NEW YORK, NY (August 18, 2016)--Researchers from Columbia University Medical Center (CUMC) found that men had greater pain relief than women after smoking marijuana.
Results of the study were recently published online in Drug and Alcohol Dependence.
"These findings come at a time when more people, including women, are turning to the use of medical cannabis for pain relief," said Ziva Cooper, PhD, associate professor of clinical neurobiology (in psychiatry) at CUMC. "Preclinical evidence has suggested that the experience of pain relief from cannabis-related products may vary between sexes, but no studies have been done to see if this is true in humans."
In this study, the researchers analyzed data from two double-blinded, placebo-controlled studies looking at the analgesic effects of cannabis in 42 recreational marijuana smokers. After smoking the same amount of either an active or placebo form of cannabis, the participants immersed one hand in a a cold-water bath until the pain could no longer be tolerated. Following the immersion, the participants answered a short pain questionnaire.
After smoking active cannabis, men reported a significant decrease in pain sensitivity and an increase in pain tolerance. Women did not experience a significant decrease in pain sensitivity, although they reported a small increase in pain tolerance shortly after smoking.
Despite differences in pain relief, men and women did not report differences in how intoxicated they felt or how much they liked the effect of the active cannabis.
The authors noted that additional studies in both men and women are needed to understand the factors that impact the analgesic effects of cannabinoids, the active chemicals in cannabis products, including strength, mode of delivery (smoked versus oral), frequency of use and type of pain measured.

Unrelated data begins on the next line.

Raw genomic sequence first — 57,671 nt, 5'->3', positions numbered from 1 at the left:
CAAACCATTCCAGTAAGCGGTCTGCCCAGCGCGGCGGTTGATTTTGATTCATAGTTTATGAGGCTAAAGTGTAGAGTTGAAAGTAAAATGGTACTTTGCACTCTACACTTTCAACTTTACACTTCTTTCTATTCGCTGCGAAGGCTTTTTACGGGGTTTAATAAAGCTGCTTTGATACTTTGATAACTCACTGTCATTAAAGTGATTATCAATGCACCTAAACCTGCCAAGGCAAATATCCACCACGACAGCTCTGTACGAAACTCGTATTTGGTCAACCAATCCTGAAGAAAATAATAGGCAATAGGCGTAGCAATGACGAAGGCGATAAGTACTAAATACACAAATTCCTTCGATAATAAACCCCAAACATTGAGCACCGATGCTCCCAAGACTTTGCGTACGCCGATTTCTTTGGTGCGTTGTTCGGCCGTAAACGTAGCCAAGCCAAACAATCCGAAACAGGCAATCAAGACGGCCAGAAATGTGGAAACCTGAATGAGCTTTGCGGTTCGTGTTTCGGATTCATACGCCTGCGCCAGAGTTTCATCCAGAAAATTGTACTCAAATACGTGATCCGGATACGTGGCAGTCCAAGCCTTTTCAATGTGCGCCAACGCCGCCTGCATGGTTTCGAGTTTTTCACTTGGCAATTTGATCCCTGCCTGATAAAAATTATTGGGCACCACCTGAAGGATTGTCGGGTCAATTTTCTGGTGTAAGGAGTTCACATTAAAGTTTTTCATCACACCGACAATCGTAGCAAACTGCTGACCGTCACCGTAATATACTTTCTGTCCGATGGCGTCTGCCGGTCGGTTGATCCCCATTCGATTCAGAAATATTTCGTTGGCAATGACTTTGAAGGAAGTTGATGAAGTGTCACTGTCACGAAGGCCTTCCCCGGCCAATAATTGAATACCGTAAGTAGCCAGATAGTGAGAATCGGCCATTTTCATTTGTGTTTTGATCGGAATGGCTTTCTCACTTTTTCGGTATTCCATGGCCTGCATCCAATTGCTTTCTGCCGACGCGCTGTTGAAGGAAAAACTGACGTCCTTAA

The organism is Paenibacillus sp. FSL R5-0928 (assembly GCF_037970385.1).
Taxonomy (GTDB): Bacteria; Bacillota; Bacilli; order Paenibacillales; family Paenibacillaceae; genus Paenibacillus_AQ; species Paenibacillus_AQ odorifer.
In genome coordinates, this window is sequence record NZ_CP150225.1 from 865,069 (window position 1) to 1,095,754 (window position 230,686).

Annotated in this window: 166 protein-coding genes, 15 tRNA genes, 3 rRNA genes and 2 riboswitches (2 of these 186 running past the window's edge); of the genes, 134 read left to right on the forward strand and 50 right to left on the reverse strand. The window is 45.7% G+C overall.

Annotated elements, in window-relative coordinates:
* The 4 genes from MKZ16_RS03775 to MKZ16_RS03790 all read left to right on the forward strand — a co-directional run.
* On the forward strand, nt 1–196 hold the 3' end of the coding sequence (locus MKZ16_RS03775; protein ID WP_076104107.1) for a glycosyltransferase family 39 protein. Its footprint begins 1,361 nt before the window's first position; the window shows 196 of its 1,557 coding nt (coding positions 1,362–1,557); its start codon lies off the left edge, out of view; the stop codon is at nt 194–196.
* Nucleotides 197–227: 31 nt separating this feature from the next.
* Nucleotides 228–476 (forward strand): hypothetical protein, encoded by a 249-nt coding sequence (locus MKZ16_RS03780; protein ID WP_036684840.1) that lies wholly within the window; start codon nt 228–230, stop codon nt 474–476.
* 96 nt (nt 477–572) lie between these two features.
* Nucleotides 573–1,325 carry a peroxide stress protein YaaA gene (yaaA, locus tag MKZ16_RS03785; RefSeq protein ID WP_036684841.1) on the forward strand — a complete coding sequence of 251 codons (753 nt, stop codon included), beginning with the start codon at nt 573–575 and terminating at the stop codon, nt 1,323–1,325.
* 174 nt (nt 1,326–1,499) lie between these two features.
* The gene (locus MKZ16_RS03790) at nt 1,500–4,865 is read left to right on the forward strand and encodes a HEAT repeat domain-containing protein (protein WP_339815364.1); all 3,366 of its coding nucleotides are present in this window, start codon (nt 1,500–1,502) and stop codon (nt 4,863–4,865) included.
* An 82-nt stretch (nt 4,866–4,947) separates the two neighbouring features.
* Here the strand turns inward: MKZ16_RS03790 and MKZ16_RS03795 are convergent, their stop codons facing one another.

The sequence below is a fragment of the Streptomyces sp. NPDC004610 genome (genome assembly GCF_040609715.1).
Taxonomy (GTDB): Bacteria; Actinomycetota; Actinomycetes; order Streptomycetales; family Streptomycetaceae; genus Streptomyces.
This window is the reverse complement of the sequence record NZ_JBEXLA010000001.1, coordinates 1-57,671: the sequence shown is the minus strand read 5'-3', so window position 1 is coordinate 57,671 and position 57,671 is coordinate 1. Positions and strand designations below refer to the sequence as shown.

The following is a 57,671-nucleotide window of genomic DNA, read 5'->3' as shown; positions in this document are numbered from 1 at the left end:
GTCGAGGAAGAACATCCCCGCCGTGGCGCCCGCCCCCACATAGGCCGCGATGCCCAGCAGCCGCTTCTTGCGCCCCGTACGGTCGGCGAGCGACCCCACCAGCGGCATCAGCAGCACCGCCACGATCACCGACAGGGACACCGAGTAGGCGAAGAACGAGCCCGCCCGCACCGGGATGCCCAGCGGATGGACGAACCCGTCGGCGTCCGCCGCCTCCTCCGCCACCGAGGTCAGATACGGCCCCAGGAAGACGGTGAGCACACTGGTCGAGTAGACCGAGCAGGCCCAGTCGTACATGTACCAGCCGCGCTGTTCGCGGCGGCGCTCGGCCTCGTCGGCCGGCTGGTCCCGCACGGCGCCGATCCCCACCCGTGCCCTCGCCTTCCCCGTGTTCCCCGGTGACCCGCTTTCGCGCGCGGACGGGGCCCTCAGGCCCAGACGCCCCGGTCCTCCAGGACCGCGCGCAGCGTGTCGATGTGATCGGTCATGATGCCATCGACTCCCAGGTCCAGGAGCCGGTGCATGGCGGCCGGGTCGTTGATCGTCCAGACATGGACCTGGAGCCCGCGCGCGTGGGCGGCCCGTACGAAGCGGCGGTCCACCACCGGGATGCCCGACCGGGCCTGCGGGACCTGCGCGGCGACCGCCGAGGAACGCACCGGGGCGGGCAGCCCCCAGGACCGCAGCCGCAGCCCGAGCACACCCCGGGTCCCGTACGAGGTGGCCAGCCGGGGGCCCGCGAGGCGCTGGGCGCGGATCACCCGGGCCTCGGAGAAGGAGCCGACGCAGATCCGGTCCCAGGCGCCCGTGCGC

"This study underscores the importance of including both men and women in clinical trials aimed at understanding the potential therapeutic and negative effects of cannabis, particularly as more people use cannabinoid products for recreational or medical purposes," said Dr. Cooper.
The study, titled "Sex-Dependent Effects of Cannabis-Induced Analgesia" was published in Drug and Alcohol Dependence on August 5, 2016. The authors are Ziva Cooper and Margaret Haney.
This research was supported by US National Institute on Drug Abuse DA19239, DA09236, and DA027755. Dr. Cooper's research is funded by NIDA. She has received partial salary support for investigator-initiated studies from Insys Therapeutics Inc and serves as a consultant to KannaLife Sciences and PharmaCann, LLC. Dr. Haney's research is funded by NIDA. She has received partial salary support for investigator-initiated studies from Insys Therapeutics Inc and has received research support from Aelis Farma.
The authors report no conflicts of interest relating to the subject of this study.
Columbia University Department of Psychiatry
Columbia Psychiatry holds the top ranking among the psychiatry departments in the nation and has contributed greatly to the understanding and treatment of brain disorders. Co-located at the New York State Psychiatric Institute on the NewYork-Presbyterian Hospital/Columbia University Medical Center campus in Washington Heights, the department enjoys a rich and productive collaborative relationship with physicians in various disciplines at Columbia University's College of Physicians and Surgeons. Columbia Psychiatry is home to distinguished clinicians and researchers noted for their clinical and research advances in the diagnosis and treatment of depression, suicide, schizophrenia, bipolar and anxiety disorders, eating disorders, substance use disorders, and childhood psychiatric disorders.
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Drug and Alcohol Dependence